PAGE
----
I am a sober mom in recovery. I got sober in 1999, seven years before my son was born. I do not take that fact for granted. I got sober because I had to save my life and it greatly benefited all of my family. I know what addiction does to the person afflicted with it and I also know how it destroys families.
I am extremely grateful that my son does not know how I appear, think or act under the influence of drugs and or alcohol. Yes, he sees me mentally challanged on days, but he has never seen me drunk or high. Even if that is the best I can do as his mother, it is better than what happens to the many children who are neglected, abused, beaten and abandoned.
My heart also goes out to the mothers who struggle with addiction and to still other women who had addicted mothers who didn't know how to nurture them. No child asks to be born in a family of pain, chaos and uncertainty. When mothers in early recovery wonder whether they are doing the right thing by being away from their children for extended periods of time (treatment centers are often away from home), I gladly assure them that they have to help themselves before they can help their children.
I have seen many mothers give up on recovery because they can't handle being away from their children. When they don't take the time they need to build a foundation for themselves, they usually falter, return to drugs and their children suffer over and over again. On Mother's Day, or any day for that matter, there is no greater gift an addict can offer than a commitment to self-love.
If it wasn't for my recovery program, which includes a program of action, a fellowship, service, prayer and gratitude, I couldn't be the mother or daughter I am today. Sobriety has given me the ability to get out of my own way and enjoy all the gifts in my life. Sobriety has enabled me to see the gifts and sobriety has enabled me to be a gift to others.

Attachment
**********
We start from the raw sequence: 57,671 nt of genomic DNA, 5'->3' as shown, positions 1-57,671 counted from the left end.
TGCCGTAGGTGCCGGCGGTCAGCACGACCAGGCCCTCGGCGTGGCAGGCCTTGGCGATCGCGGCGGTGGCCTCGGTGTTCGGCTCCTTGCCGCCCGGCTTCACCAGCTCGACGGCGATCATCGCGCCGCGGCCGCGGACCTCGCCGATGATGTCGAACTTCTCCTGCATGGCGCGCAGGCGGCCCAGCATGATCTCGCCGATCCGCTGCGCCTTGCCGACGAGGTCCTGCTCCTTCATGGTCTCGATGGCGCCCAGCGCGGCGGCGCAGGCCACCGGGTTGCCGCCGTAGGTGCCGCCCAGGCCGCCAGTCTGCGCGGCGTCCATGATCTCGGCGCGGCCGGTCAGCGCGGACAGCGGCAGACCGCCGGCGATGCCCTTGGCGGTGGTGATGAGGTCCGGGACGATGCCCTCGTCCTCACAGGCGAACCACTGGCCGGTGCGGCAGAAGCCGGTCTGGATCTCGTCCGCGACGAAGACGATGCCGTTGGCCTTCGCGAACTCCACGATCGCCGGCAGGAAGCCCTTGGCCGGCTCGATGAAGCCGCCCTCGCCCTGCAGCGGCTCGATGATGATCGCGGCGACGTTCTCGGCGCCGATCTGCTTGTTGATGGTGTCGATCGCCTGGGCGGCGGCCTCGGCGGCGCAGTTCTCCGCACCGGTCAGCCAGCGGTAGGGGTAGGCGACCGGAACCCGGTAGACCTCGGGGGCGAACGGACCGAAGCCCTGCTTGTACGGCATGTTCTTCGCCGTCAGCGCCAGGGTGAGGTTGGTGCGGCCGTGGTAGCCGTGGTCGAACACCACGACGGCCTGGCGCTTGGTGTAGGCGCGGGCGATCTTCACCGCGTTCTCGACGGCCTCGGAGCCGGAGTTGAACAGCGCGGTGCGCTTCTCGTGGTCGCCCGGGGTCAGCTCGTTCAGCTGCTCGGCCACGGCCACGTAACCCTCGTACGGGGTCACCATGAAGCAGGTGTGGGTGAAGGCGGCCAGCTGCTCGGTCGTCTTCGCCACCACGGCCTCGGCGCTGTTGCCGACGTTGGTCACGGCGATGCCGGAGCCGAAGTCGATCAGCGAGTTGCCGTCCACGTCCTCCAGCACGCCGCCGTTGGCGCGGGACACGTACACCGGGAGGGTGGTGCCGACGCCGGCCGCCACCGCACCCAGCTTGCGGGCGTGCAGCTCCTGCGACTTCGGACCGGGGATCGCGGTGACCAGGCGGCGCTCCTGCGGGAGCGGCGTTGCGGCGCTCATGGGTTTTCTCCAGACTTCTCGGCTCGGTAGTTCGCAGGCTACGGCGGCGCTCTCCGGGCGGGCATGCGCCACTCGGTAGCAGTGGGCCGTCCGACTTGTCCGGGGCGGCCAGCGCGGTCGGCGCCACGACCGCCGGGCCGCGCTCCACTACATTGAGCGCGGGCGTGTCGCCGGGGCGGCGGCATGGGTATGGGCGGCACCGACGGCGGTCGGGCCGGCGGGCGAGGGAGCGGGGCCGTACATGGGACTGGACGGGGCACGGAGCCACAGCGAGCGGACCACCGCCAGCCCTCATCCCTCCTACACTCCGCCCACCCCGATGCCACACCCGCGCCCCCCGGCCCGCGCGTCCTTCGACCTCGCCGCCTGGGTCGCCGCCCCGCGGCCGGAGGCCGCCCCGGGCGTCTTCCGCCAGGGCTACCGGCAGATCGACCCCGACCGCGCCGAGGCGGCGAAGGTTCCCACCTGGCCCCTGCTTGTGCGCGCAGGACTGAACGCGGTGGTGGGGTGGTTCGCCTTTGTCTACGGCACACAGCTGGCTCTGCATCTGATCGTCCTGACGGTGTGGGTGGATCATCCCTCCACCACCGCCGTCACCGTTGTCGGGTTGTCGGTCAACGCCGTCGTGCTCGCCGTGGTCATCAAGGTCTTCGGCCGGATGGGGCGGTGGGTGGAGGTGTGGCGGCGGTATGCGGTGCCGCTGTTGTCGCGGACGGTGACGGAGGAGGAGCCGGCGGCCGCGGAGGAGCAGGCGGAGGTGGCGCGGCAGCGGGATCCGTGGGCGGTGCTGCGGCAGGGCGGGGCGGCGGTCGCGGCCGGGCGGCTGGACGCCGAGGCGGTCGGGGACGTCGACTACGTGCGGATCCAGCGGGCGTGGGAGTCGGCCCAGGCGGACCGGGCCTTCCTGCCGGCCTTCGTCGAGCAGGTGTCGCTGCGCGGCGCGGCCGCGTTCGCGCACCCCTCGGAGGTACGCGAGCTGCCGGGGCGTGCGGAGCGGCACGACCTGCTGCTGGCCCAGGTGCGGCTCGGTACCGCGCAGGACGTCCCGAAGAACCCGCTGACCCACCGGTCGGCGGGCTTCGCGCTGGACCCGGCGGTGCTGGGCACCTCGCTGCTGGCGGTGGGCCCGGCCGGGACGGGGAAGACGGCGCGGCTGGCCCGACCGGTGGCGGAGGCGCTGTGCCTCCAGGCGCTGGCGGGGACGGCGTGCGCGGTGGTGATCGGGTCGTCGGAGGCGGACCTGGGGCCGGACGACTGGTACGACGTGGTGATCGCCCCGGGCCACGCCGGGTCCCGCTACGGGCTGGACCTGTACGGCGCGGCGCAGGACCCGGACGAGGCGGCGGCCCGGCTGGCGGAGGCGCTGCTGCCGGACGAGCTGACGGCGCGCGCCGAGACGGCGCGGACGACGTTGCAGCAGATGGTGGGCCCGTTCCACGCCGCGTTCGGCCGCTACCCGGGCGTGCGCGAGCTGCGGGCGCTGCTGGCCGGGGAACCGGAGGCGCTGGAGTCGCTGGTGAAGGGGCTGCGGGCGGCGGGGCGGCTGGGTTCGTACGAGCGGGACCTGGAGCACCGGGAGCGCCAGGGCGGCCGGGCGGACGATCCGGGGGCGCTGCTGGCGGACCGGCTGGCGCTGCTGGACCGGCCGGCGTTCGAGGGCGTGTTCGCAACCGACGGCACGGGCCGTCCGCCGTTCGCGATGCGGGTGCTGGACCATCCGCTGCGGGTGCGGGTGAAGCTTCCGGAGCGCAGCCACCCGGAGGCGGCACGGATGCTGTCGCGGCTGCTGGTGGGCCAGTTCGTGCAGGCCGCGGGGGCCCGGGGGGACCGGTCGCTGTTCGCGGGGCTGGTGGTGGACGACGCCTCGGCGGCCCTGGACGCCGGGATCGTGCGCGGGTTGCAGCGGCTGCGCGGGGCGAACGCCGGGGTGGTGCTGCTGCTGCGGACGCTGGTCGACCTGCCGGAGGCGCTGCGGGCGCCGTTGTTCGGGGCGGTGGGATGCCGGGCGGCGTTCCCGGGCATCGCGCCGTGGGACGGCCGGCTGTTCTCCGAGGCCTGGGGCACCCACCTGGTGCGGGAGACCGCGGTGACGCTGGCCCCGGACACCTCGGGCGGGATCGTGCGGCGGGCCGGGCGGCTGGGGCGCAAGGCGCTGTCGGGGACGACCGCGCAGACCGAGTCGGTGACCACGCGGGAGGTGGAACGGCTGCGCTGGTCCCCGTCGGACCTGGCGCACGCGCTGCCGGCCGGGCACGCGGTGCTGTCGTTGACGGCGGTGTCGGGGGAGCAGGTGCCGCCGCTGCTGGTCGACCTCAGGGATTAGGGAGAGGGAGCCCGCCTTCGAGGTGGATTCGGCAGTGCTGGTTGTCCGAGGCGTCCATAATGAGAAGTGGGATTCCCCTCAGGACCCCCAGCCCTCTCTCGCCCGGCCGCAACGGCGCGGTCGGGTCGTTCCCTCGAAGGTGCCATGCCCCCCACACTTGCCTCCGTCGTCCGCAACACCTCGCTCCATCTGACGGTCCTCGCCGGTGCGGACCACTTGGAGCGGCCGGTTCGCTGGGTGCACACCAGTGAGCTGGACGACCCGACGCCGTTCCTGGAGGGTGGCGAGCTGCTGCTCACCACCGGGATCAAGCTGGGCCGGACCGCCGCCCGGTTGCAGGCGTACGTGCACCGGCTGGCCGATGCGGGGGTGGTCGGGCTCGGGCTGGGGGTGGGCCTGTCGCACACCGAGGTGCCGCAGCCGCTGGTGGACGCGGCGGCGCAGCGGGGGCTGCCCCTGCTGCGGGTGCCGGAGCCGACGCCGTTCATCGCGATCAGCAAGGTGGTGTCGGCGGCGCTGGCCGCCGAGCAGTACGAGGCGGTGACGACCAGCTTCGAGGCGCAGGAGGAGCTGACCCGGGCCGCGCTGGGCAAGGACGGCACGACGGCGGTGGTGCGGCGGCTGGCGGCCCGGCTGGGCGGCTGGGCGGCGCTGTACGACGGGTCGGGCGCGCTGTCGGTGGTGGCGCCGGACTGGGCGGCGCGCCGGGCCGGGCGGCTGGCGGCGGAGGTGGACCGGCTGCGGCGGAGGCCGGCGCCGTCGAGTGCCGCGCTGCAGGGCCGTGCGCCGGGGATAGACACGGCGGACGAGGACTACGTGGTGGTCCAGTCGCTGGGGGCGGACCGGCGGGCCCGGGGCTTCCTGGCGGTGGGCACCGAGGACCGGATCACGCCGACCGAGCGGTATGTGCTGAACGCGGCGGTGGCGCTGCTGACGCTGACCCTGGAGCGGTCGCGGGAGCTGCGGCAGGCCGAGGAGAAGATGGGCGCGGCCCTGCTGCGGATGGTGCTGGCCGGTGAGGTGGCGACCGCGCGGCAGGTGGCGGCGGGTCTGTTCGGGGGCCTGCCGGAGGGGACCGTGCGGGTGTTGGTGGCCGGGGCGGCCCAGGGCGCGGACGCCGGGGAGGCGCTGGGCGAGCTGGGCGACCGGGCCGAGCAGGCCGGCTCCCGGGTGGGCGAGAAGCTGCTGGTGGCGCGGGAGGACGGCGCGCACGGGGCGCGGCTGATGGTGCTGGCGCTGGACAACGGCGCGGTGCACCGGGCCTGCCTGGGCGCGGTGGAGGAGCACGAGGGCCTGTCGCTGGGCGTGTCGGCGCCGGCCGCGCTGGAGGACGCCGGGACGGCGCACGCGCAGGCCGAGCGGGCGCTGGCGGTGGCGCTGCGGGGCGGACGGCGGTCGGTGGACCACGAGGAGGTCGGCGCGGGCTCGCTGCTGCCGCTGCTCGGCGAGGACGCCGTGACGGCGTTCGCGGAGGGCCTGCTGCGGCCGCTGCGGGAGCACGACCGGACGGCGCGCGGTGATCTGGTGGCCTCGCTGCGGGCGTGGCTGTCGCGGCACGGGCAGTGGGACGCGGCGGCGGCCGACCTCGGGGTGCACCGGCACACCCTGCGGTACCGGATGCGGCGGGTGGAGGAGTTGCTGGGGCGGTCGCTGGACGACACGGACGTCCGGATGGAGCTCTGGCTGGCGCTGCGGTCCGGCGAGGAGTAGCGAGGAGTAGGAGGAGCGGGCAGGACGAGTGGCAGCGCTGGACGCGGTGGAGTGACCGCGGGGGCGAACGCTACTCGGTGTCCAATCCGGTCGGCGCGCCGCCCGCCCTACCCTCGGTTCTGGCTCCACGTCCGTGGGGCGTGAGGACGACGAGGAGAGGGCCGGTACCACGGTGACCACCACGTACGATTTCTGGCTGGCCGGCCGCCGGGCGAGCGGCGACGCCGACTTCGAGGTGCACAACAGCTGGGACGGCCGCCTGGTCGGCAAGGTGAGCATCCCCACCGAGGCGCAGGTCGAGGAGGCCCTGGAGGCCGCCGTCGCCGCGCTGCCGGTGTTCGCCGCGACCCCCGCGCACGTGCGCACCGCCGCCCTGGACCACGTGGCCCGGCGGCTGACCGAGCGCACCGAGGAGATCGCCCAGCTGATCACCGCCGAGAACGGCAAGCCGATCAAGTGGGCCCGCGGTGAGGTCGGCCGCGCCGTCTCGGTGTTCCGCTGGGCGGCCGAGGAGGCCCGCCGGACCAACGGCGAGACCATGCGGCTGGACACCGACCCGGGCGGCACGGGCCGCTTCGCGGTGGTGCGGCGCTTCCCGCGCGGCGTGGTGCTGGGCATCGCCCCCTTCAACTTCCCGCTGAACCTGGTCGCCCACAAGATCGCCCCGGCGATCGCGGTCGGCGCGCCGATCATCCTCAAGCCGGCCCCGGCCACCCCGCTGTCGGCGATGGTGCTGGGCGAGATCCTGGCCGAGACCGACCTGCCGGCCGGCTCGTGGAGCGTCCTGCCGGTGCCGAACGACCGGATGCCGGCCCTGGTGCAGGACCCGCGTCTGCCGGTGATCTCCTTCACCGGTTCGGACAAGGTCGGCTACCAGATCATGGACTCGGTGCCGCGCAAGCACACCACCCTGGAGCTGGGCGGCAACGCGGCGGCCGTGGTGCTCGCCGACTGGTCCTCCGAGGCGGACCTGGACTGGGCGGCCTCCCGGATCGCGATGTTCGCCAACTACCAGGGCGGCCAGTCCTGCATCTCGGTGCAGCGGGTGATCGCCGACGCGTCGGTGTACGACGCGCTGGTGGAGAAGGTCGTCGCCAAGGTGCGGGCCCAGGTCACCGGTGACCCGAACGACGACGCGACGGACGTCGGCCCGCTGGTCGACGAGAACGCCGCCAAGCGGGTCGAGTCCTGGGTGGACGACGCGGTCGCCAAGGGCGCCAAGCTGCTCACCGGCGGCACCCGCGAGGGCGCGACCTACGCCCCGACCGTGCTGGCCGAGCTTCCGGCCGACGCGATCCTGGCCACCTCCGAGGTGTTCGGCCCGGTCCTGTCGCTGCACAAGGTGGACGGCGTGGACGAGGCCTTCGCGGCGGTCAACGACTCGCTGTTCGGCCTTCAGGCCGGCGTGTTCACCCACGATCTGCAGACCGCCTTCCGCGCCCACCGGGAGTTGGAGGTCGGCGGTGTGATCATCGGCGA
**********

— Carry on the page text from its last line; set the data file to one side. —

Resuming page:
I know many a wonderful woman who has shared nightmarish stories about the way they failed as mothers due to their addiction. Before recovery, these women lived to drink and cared little if they left their kids alone, neglected, abused or harmed. After recovery, these women had the courage to face the truth, change their actions and demonstate to their children they care to live better. Their families welcome them back and often these same women become pillars of society. Those unfamiliar with their addicted histories would be utterly surprised to learn that the same awful woman in the newspaper who drove her kids drunk is the same woman running their PTA!
It can and does happen! If you are a mother with addiciton, don't give up before the miracle. There is a way out and we are here to help you. Your life depends on it and so do your children.